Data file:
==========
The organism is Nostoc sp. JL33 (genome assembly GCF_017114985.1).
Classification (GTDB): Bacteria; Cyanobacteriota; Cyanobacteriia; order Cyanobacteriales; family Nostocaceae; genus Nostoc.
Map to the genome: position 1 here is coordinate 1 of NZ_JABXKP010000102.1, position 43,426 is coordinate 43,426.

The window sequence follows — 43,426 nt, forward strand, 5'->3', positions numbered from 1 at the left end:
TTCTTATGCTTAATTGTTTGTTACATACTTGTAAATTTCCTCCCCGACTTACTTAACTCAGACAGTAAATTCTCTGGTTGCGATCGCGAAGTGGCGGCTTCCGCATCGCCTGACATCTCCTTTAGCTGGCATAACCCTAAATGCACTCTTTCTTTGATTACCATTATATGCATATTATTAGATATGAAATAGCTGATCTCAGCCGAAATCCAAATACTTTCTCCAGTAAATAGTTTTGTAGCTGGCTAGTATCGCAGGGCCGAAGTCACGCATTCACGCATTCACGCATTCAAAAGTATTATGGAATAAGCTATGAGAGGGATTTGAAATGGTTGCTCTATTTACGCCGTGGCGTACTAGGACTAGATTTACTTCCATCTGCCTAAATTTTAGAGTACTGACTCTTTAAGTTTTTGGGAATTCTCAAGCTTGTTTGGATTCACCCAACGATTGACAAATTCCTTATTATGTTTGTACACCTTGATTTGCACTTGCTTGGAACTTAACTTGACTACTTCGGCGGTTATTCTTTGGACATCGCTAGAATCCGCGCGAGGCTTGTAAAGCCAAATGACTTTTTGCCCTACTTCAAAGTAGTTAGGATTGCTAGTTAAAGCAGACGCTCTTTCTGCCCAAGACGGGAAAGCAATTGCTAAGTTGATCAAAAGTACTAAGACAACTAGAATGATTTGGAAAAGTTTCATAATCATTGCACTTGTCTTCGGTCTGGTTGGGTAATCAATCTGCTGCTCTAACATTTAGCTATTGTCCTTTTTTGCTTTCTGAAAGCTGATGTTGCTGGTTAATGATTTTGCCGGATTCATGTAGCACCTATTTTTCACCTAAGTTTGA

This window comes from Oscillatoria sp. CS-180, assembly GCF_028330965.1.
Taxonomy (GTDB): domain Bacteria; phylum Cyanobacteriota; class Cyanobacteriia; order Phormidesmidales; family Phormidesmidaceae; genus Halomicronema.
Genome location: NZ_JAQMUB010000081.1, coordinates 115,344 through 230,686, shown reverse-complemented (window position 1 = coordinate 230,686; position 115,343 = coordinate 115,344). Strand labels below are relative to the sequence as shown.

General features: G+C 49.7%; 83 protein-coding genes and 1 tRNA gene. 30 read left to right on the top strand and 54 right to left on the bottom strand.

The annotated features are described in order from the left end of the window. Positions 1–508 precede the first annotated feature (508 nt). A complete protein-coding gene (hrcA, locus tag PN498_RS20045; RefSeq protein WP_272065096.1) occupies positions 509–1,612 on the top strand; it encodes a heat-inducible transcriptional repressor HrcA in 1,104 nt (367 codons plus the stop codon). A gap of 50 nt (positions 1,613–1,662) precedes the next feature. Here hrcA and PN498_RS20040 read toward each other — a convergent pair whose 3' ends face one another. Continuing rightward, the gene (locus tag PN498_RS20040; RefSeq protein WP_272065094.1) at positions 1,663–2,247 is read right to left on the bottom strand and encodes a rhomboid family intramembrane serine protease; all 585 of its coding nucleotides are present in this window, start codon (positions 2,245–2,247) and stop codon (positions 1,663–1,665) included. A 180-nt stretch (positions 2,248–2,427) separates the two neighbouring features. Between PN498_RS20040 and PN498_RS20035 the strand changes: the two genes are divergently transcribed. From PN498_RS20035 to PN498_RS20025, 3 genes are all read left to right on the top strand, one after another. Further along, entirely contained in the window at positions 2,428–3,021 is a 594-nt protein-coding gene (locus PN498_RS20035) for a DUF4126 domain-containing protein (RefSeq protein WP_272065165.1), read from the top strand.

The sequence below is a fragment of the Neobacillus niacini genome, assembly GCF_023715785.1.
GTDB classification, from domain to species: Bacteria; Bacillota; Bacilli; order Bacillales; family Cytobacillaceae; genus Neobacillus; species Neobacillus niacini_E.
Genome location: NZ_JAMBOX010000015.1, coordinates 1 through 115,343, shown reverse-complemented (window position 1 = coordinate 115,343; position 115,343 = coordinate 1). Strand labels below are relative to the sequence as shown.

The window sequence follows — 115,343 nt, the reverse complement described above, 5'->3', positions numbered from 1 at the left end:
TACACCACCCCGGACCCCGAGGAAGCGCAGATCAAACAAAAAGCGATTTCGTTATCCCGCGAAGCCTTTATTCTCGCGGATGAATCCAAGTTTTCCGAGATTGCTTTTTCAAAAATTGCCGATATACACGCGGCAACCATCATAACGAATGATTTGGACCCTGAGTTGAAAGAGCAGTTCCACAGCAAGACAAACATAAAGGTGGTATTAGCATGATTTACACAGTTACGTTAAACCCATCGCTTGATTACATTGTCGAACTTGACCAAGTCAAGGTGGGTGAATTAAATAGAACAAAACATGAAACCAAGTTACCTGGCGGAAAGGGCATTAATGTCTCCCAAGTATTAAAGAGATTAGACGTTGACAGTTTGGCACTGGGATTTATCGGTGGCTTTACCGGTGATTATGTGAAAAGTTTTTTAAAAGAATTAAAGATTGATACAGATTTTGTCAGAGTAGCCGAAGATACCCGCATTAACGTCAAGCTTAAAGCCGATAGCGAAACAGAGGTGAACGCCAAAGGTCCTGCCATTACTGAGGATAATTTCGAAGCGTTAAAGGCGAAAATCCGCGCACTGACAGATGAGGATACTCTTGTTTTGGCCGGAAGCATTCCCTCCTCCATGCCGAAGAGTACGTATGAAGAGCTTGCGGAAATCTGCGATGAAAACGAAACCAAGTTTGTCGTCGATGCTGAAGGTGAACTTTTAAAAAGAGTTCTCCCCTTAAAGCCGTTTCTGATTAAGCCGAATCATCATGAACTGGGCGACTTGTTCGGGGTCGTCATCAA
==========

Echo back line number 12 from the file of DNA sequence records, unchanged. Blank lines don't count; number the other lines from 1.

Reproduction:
GTDB classification, from domain to species: Bacteria; Bacillota; Bacilli; order Bacillales; family Cytobacillaceae; genus Neobacillus; species Neobacillus niacini_E.